As described above referring to FIG. 1, a number of bandpass filters 50 are used for dividing the vibration signal S into a plurality of indicator signals S1 -Sn. Each indicator signal has a bandwidth corresponding to the three dB bandwidth of the corresponding bandpass filter. In FIG. 5 the fall lines illustrates the frequency response for the filters Fl-Fn, having bandwidths B1 -Bn. The number of frequency bands is arbitrary but there should be at least three frequency bands. All frequency bands are within the frequency range where vibration signals are related to heart sound. According to a preferred embodiment the frequency range of the vibration signal S is between 0.2 hertz to 1000 hertz.
A block diagram of a pacemaker body including electronic circuitry in accordance with a second preferred embodiment of the invention is shown in FIG. 6A. The pacemaker 10 comprises a hermetically sealed housing 30. The pacemaker includes among other things a microprocessor 400 which is coupled to a read only memory, ROM, 410 and a read/write-memory, RAM, 420 via data busses 430, 440 and address busses 450. 460. There is also a lead 470 from the microprocessor 400 to the RAM 420 for setting the RAM 420 in a selected write mode or a selected read mode. A computer program is stored in the ROM 410. and by means of this program the function of the pacemaker 10 is controlled. When, in the following, it is stated that the microprocessor 400 executes a certain function it is to be understood that the microprocessor executes a certain part of the program stored in the memory 410 using data stored in the memory 420.
A clock signal generator 480 provides a clock signal to the microprocessor and also thereby provides a time reference for the pacemaker. The microprocessor 400 comprises a plurality of input/output terminals 490 coupled to two signal channels 500, 510. The channel 500 is an output channel suitable for providing stimulation pulses to the heart. The channel 500 comprises a stimulation pulse generator 512 having an output U1. The pulse generator 512 is coupled to a corresponding output from the microprocessor 400 via a conductor 520, and the pulse generator 512 is arranged to produce a stimulation pulse in response to a signal provided from the output of the microprocessor. Digital data for determining for example the shape of the stimulation pulse, such as the amplitude and the duration is provided to the pulse generator 512 via a lead 530 from the microprocessor 400.
The channel 510 contains an analog-to-digital (A/D) signal converter 540 having an input I1 for receiving an electrical signal corresponding to a detectable activity from the accelerometer 20. The output of the A/D converter provides a digital signal Sd which is provided to a corresponding input of the microprocessor 400 via a databus.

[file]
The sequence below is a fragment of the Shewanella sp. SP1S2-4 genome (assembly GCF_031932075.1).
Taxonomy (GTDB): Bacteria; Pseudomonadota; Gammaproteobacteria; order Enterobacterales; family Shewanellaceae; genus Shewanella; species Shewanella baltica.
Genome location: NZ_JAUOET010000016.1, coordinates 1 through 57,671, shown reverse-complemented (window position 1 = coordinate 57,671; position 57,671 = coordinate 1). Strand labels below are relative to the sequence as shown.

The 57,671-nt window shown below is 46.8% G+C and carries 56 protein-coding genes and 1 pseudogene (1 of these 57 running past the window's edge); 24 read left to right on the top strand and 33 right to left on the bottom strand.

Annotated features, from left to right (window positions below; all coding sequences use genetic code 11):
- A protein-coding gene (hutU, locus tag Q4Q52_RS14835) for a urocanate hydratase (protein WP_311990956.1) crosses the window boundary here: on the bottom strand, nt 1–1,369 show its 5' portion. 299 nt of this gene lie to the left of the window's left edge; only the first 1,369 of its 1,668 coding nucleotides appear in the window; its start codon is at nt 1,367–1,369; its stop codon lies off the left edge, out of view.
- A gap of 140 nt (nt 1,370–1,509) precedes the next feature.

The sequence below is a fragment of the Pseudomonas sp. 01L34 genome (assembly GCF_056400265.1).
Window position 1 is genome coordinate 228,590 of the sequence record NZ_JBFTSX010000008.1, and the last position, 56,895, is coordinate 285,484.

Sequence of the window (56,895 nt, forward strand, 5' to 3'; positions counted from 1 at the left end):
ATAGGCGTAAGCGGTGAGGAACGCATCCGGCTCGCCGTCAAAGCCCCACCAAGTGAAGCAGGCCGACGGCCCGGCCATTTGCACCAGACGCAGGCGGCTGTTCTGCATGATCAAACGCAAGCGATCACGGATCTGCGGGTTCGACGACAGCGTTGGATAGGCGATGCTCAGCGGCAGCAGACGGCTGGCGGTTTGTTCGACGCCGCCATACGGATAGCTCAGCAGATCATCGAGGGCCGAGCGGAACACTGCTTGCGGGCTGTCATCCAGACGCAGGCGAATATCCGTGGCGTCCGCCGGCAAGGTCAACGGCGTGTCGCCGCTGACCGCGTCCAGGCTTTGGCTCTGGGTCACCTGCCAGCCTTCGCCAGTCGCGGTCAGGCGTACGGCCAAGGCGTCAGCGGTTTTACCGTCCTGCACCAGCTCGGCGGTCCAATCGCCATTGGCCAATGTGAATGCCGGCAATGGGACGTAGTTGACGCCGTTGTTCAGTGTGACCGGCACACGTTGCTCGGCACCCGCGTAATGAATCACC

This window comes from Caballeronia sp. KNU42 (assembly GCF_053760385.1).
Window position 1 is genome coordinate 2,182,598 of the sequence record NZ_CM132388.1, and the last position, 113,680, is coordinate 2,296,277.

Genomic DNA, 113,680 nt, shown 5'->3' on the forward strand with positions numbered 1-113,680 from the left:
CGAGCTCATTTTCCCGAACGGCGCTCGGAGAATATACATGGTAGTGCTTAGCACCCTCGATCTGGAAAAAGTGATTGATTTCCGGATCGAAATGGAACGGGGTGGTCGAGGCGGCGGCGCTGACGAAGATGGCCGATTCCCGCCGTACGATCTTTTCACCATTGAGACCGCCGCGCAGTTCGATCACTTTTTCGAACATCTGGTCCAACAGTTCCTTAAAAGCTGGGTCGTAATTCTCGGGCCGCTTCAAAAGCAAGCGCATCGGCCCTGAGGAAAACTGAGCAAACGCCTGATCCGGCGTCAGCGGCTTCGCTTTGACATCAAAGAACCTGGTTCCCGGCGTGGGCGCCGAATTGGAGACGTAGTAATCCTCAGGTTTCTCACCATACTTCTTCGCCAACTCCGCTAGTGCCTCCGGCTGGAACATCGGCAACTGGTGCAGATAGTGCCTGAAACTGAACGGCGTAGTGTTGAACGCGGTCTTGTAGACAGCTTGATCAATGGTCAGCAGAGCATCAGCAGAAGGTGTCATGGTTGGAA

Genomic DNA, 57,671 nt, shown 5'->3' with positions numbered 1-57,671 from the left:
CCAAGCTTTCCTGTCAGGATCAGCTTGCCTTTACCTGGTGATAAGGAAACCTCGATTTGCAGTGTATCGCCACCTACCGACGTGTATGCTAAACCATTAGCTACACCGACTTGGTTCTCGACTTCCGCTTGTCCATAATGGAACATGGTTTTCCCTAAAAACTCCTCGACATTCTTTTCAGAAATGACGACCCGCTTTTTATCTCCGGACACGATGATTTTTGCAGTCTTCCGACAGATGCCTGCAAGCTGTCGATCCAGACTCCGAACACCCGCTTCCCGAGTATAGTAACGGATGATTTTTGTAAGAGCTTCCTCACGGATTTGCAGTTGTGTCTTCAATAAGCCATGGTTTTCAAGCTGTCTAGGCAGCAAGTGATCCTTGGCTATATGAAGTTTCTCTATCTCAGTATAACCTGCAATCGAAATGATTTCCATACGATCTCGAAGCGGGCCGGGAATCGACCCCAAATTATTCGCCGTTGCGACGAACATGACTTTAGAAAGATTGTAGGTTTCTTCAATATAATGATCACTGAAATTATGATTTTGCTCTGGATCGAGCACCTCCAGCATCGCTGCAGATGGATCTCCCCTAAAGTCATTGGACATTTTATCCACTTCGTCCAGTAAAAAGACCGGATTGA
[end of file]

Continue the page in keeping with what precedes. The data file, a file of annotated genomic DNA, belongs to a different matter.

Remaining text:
The pacemaker 10 also has a first connector part having a socket 550 for mating with a corresponding second connector part provided at one end of an implantable lead, such as the above described lead 150, see FIG. 1B. The socket 550 has a pin socket 560 and a connector ring 570.
The microprocessor 400 is coupled to a telemetric device 600 capable of transmitting and receiving data. The telemetric device 600 comprises an antenna 610 for communicating with a corresponding extracorporeal telemetric device.
FIG. 6B shows an extracorporeal data processing arrangement having an antenna 620 coupled to a telemetric device 630 for enabling communication with an implanted telemetric device such as the above described device 600. The telemetric device 630 is coupled to a computer unit 640 comprising a data processing unit 650, an input/output device 660, such as a keyboard, and an output device 670 such as a screen.
By means of executing a fourier transform of the input signal Sd the microprocessor can establish an amplitude value for a chosen frequency at a particular point in time.
According to the second preferred embodiment the microprocessor establishes a set of such amplitude values at consecutive points of time (t=1, 2, . . . N) for the 50 hertz component of the signal Sd. These consecutive values are represented in FIG. 7 as V1,50, V2,50, V3,50, V4,50 . . . VN,50.
In the same manner, a set of amplitude values are established for the same points of time for the following frequency components: 100, 200 and 400 hertz.
Hence, digital representations of the 50, 100, 200 and 400 signal components are generated.
Each amplitude value constitutes a parameter value indicative of the amount of vibration of the stimulator housing in the respective frequency region. When, for example the heart of the patient is healthy there is a certain relation between the amplitudes in two different frequency regions. Accordingly a typical value for the quotient
Q1:400.50 =V1,400 /V1,50
when the patient's heart is healthy will be altered to another value indicative of different heart conditions, e.g. valve sounds and heart muscle movements from heart tissue close to the pacemaker housing, if the patient's heart condition changes.